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Your pooch & the power of Kawaii

TreeTake is a monthly bilingual colour magazine on environment that is fully committed to serving Mother Nature with well researched, interactive and engaging articles and lots of interesting info.

Your pooch & the power of Kawaii

The entire communication depends upon this reward and correction or punishment. But remember for a positive reinforcement, the duration of the reward should not be less than 80% of the total time spent with a dog on training or communicating...

Your pooch & the power of Kawaii

Know Your Pooch

VK Joshi

The writer is former director, GSI, and an avid animal lover. His understanding of man's best friend comes from over six decades of dedicated association with it

The Japanese are very astute observers. In their language Kawaii means cute. Something that is cute and triggers positive emotions. Readers must be wondering how this relates to dogdom!

Researchers have found that interacting with your dog/puppy gives a kind of thrill that boosts that sense of well-being, or a bond of happiness develops. I think that the age-old relationship between the dog and the man has thrived on this power of Kawaii.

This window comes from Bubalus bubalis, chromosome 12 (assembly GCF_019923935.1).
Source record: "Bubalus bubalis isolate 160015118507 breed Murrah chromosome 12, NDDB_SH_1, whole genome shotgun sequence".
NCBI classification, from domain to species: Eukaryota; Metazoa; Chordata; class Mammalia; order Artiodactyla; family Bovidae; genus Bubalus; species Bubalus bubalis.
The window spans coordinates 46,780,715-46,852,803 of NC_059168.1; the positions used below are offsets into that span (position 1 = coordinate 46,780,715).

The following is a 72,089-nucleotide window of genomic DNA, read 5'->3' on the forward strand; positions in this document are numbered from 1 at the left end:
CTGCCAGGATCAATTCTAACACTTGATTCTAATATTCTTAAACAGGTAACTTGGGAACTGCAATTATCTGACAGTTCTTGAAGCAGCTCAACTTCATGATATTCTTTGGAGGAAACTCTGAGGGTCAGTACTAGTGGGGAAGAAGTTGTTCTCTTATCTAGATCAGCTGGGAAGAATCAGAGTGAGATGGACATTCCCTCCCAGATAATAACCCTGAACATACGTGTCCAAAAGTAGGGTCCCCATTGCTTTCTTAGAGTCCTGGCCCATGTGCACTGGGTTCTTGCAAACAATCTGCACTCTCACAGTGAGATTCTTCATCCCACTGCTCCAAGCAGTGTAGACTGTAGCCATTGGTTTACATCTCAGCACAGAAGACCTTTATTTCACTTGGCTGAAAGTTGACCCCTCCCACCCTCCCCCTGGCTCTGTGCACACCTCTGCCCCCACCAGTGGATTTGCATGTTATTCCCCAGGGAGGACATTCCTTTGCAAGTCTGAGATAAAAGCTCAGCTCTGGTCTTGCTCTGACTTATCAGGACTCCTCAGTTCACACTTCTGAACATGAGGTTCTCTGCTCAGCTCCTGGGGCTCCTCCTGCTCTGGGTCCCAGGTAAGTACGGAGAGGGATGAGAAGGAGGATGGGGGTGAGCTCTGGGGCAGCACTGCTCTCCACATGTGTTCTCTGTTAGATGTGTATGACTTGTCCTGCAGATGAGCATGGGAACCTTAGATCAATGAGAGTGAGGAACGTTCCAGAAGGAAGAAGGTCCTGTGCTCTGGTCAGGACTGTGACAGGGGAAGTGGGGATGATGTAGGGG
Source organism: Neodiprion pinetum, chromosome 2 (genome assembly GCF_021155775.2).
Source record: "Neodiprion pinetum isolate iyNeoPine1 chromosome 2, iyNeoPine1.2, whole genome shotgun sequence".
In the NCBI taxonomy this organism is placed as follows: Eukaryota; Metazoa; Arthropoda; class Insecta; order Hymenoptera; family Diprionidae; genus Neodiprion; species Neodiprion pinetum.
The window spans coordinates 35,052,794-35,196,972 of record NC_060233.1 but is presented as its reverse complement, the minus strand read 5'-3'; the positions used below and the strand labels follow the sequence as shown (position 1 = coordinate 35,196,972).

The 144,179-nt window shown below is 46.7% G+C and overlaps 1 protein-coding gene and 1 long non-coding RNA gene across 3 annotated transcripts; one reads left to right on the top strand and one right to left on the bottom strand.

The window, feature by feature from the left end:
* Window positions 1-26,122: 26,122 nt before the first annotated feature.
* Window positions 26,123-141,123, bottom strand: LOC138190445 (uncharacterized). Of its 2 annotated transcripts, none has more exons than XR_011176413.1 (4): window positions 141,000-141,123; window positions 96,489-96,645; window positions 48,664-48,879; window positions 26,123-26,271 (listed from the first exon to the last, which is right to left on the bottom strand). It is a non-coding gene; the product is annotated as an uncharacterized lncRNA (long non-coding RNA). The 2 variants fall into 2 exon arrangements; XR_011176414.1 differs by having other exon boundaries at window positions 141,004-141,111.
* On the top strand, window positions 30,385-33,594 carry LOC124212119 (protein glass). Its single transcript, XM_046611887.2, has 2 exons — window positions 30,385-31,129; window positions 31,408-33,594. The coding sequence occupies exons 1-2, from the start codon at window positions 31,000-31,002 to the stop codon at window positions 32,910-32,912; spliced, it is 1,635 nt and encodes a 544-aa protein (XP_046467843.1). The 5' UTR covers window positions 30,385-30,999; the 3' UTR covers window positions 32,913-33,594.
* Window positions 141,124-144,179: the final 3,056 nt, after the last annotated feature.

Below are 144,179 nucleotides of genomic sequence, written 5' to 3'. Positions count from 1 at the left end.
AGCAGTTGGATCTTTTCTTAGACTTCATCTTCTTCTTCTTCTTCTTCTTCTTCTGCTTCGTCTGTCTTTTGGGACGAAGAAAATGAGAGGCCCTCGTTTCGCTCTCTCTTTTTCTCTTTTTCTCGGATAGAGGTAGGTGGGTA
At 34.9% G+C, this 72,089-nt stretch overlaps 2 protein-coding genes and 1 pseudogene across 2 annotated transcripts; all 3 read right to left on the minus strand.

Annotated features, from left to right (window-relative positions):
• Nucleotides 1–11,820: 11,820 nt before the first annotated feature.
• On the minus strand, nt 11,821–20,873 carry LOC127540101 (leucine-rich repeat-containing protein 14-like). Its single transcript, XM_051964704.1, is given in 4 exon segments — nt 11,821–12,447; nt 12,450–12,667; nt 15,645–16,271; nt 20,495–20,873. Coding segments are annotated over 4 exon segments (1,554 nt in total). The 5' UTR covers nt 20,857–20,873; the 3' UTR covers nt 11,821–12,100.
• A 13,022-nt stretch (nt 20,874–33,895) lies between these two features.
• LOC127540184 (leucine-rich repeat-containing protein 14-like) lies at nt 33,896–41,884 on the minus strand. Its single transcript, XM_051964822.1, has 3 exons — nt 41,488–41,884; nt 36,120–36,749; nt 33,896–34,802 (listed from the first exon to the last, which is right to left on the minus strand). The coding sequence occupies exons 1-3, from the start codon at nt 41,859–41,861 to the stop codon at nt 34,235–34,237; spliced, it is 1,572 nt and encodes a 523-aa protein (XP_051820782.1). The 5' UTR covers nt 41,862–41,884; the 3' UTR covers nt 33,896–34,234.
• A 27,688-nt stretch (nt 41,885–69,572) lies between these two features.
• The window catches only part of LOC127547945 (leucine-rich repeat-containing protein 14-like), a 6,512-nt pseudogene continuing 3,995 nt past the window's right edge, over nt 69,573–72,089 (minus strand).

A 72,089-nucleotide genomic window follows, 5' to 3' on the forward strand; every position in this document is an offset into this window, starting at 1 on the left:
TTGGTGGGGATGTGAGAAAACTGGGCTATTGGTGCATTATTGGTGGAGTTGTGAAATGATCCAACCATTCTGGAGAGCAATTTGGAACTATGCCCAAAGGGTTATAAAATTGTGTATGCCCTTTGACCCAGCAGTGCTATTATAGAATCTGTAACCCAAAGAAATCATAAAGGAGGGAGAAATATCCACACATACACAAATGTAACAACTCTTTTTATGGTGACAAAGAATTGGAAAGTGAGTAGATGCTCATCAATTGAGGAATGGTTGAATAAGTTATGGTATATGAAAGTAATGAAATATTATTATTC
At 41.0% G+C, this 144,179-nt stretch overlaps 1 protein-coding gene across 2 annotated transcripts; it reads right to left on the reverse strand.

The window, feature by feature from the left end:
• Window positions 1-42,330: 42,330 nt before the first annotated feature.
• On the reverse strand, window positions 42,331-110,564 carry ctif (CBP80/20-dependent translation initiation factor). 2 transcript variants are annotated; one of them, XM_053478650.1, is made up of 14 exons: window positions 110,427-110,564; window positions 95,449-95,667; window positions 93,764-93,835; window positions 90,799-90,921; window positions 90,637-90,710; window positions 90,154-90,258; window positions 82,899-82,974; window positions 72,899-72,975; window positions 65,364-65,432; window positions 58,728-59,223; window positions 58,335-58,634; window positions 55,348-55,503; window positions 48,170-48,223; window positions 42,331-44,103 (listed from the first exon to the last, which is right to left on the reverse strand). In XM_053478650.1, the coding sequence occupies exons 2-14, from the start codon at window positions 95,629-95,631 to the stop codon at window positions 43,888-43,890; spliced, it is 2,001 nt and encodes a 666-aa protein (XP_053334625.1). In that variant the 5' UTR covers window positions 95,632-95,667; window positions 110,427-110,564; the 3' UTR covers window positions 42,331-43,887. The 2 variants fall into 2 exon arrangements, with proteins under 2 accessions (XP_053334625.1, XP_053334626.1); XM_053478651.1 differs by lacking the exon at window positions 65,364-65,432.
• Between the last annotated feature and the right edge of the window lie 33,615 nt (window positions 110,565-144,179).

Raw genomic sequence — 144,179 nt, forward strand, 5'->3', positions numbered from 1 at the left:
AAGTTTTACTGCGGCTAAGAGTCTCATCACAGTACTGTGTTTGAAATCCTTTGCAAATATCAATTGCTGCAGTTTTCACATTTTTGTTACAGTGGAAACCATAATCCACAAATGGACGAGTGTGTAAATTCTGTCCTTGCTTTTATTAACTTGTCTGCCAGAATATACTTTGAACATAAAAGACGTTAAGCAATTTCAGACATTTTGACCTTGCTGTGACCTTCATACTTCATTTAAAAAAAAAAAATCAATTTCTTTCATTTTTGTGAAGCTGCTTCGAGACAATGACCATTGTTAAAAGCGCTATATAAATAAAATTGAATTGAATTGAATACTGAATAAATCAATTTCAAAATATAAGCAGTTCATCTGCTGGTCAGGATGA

Let’s learn how this power of Kawaii can help you to develop an infinite bond between you and your dog and also how it can help in training your pooch better. Dog discerns your moods much faster than you can read his mind. If you are stressed, he picks it up and gets stressed too. If you are happy, then he too is happy and expresses through his body language. I believe that the best way to communicate with your pooch is to train him during the time of the day when you are the happiest. It should be a pleasure for the trainer and the disciple both. The retaining power in dogs, during the initial stage of training, is very low, hence repetition in the form of positive reinforcement is vital. A quick reward from you for every command obeyed and an equally quick correction in the form of a frown on your face and a change of tone are no less important in correction.